According to recent reports trucking lobby wants all states to follow the lead of NSW in making electronic stability control (ESC) for all dangerous good tankers a mandatory requirement.
According to The Australian Trucking Association (ATA) a similar approach to electronic stability control (ESC) technology should be taken around the country, as we have seen take place in New South Wales which make it compulsory for all dangerous goods tankers to be fitted with ESC technology as of 2019.
The state recently announced that it would require dangerous goods trucks to have ESC by January 2019 and dangerous goods tanker trailers manufactured on or after July 1, 2014 to have ESC in order to make use of the NSW road network.
According to its’ CEO Stuart St Clair, the ATA wants to see this approach rolled out nationally rather than be just limited to NSW.
Now trucking operators will have to provide annual progress reports between now and the implementation of the legislation, on the installation of ESC throughout their fleets.
The decision by the NSW state government was largely as a result of recommendations made following a coronial inquest into a major tanker crash in 2009.
Why Electronic Stability Control?
The main purpose for the implementation of ESC technology is to facilitate crash avoidance. This technology helps the driver of the heavy vehicle avoid a road crash and optimises the safe running of the vehicle on the road.
Now more than ever, more and more vehicles including light motor vehicles are being fitted with this technology which includes warnings, automatic brake systems, traction control, electronic stability programs (ESP) etc. All these technologies are aimed at assisting drivers to avoid crashes but obviously each function is different in how they operate.
Mostly these technologies monitor the behaviour of the driver and the environment around the vehicle and use this information to warn the driver if a possible crash is detected.
Certain technologies work by increasing braking power or adjusting steering response to help drivers remain in their lane etc. Some also work to automatically brake or steer the vehicle if it anticipates that the driver is not going to make the necessary adjustment to avoid the crash.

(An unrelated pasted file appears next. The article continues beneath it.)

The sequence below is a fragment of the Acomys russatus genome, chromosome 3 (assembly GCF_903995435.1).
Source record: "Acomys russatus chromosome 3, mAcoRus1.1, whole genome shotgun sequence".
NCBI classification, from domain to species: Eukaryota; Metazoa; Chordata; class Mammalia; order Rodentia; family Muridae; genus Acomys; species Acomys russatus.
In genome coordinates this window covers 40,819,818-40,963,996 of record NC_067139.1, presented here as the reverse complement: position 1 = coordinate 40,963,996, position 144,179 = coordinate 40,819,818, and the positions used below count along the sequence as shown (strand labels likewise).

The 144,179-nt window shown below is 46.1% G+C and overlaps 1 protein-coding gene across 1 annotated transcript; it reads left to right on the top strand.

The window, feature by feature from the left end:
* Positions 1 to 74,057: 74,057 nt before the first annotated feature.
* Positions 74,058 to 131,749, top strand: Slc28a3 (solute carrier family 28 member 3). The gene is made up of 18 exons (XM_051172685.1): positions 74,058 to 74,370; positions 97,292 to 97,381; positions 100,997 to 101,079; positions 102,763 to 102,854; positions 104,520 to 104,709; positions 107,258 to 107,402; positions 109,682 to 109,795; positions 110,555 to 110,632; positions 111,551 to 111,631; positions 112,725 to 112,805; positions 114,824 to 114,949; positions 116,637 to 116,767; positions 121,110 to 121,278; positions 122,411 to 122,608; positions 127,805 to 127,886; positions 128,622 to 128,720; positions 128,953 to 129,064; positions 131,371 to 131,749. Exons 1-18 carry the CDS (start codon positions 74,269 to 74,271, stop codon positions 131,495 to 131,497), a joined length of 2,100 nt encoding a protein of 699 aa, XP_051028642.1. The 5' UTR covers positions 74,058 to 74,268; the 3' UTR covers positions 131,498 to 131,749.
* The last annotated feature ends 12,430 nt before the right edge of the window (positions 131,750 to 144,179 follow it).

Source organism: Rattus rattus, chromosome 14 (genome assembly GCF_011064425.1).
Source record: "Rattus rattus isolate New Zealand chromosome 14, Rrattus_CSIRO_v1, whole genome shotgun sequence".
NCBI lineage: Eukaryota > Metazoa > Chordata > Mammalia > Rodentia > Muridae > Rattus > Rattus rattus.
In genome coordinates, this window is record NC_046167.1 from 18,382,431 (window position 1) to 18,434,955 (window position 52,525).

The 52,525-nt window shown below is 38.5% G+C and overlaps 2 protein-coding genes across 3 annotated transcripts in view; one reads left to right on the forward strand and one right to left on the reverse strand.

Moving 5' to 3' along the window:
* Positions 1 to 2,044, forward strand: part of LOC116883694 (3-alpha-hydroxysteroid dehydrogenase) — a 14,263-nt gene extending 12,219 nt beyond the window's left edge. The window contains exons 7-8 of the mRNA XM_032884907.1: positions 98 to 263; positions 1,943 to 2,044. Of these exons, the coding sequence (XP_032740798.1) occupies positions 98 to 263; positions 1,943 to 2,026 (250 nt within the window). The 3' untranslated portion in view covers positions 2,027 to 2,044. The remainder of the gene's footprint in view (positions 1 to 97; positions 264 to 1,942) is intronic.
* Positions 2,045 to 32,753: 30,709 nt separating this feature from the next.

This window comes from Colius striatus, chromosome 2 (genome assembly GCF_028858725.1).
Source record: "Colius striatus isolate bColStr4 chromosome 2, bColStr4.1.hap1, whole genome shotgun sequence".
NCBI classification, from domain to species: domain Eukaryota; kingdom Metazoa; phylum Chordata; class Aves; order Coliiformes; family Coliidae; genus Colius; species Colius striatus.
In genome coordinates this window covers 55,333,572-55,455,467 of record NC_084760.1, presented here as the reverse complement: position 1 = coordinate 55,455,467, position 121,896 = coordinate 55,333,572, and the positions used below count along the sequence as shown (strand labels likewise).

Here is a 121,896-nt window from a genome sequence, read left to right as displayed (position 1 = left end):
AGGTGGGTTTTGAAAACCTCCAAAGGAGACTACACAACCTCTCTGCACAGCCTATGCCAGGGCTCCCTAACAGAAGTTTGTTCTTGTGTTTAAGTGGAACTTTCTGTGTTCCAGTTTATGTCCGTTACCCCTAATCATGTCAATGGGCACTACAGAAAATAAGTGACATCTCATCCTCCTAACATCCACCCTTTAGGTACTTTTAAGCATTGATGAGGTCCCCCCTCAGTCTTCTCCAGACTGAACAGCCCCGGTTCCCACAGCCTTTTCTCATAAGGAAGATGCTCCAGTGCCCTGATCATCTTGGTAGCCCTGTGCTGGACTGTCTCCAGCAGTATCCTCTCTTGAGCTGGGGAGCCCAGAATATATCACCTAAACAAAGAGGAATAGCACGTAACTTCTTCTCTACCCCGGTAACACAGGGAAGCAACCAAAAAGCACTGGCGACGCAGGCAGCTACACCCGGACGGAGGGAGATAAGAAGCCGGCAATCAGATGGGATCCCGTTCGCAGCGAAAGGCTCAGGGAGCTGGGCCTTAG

What exactly is Electronic Stability Control (ESC)?
Electronic Stability Control or ESC is a vehicle control system which is aimed at avoiding crashes by using its technology to control the heavy vehicle.
The system is made up of sensors and a computer that monitors the vehicle and driver responses continuously throughout the journey. It keeps track of the driver’s steering input and selectively applies the truck’s braking system. It also moderates the vehicle’s engine power to keep the truck going along the path indicated by the steering wheel position.
What are the Benefits?
There are number of benefits that come from having ESC technology on heavy vehicles which ultimately should result in a lower accident rate for heavy vehicles.
One of the major benefits is that it prevents the vehicle from skidding sideways and also helps stop the loss of control that can lead to rollovers.
The technology assists drivers in maintaining control when they conduct emergency manoeuvres, which would otherwise result in the vehicle spinning out of control or reducing speed to prevent running of the road.
Anti-locking brake systems help heavy vehicle drivers to avoid a crash by replacing hard braking which can cause wheels to lock and the vehicle to skid – this has been the cause of numerous heavy vehicle crashes in the past. Wheels locking when drivers brake hard can result in longer stooping distances being required, loss of steering control loss of stability and spinning of the vehicle. This technology is a particular benefit on wet and slippery roads.
Another beneficial technology is Daytime running lights which basically mean that the vehicles headlights are running throughout the day, whenever the vehicle is running – day or night. This is a fairly low cost way of remaining visible in bad weather conditions and thereby reducing crashes. They have proven effective in preventing daytime head-on and front-corner collisions by making it easier to see vehicles, particularly as they approach from far away, allowing more time to adjust driving behaviour to avoid a crash.